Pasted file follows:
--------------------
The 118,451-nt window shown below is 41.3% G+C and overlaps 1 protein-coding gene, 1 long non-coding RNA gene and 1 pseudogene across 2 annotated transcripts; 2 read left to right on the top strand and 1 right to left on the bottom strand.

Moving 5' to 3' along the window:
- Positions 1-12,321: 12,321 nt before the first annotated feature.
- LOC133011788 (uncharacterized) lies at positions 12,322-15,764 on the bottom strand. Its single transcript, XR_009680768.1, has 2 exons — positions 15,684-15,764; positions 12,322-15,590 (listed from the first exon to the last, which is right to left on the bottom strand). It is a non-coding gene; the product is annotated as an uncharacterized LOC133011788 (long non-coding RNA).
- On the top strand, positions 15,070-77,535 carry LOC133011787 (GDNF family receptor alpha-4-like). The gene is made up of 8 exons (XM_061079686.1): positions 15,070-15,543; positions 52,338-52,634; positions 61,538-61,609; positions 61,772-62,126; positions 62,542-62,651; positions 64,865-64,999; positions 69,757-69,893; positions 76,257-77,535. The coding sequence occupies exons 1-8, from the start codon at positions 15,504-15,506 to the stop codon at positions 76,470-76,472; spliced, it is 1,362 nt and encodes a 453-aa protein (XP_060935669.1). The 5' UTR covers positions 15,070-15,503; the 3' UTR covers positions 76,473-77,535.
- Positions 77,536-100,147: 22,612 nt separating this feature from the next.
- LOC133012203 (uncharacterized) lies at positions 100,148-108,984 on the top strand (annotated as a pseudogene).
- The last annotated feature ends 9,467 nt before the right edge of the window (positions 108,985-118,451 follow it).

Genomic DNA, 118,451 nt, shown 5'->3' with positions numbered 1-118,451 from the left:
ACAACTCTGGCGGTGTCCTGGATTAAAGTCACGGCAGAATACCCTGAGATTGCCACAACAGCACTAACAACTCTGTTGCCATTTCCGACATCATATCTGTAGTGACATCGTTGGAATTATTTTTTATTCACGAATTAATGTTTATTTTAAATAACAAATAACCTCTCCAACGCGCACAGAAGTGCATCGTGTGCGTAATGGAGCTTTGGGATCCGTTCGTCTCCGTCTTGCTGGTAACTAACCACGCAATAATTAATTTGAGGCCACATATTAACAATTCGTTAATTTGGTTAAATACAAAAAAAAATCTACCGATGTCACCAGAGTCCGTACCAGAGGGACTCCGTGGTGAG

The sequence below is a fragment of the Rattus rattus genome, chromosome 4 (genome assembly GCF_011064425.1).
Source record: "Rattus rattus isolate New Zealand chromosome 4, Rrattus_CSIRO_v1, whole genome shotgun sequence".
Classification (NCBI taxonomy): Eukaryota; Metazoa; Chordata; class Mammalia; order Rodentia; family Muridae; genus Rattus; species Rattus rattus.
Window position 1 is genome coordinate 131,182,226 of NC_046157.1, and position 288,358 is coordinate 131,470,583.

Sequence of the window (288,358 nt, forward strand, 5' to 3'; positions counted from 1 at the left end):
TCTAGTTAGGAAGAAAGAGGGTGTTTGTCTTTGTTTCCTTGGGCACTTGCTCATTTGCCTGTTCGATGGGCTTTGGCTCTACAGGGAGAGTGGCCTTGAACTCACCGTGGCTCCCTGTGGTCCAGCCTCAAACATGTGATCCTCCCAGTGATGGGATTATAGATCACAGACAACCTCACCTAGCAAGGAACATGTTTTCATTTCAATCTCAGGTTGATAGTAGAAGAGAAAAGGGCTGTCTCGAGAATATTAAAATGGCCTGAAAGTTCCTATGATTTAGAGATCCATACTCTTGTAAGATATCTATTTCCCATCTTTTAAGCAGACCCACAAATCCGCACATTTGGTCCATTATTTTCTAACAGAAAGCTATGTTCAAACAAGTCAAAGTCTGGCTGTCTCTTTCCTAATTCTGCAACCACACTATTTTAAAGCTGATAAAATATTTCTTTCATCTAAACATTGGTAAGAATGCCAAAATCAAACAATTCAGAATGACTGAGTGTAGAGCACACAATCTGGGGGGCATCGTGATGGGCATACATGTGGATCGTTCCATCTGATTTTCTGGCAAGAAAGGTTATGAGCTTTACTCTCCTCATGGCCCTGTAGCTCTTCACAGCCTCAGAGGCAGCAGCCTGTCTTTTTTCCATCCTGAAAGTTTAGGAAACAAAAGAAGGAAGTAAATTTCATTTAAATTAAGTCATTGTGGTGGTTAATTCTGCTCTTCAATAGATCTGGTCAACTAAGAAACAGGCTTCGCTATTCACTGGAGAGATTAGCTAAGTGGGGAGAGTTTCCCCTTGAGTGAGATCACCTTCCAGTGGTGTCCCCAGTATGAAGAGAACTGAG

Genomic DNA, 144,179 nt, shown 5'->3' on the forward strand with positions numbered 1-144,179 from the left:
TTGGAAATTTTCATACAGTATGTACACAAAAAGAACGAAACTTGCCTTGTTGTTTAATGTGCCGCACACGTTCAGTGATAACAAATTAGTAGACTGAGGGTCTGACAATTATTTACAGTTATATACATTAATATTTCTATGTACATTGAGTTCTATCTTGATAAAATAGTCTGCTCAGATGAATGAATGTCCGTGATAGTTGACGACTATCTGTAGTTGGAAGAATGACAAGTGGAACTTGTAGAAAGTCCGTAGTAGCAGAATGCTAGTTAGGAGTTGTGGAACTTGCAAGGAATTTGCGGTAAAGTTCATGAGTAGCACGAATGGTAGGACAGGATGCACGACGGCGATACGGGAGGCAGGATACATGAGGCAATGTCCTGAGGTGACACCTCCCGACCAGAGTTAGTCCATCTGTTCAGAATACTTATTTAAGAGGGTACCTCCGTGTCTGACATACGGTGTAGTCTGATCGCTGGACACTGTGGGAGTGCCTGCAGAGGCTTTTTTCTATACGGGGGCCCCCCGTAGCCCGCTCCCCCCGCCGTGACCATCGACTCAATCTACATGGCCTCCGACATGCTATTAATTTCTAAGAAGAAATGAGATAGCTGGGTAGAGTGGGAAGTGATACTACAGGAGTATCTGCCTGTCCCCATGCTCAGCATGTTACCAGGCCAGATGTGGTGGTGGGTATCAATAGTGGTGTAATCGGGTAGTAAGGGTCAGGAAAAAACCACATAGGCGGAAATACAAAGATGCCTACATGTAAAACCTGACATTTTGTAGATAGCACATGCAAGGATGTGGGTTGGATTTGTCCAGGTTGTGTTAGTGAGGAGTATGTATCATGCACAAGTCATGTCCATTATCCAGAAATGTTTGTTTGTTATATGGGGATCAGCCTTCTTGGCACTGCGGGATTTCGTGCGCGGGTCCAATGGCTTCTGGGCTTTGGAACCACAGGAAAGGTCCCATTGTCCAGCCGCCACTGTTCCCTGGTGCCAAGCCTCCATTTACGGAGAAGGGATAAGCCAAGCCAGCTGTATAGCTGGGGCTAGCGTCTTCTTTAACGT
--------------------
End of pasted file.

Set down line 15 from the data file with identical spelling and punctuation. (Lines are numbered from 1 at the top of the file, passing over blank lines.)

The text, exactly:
Sequence of the window (288,358 nt, forward strand, 5' to 3'; positions counted from 1 at the left end):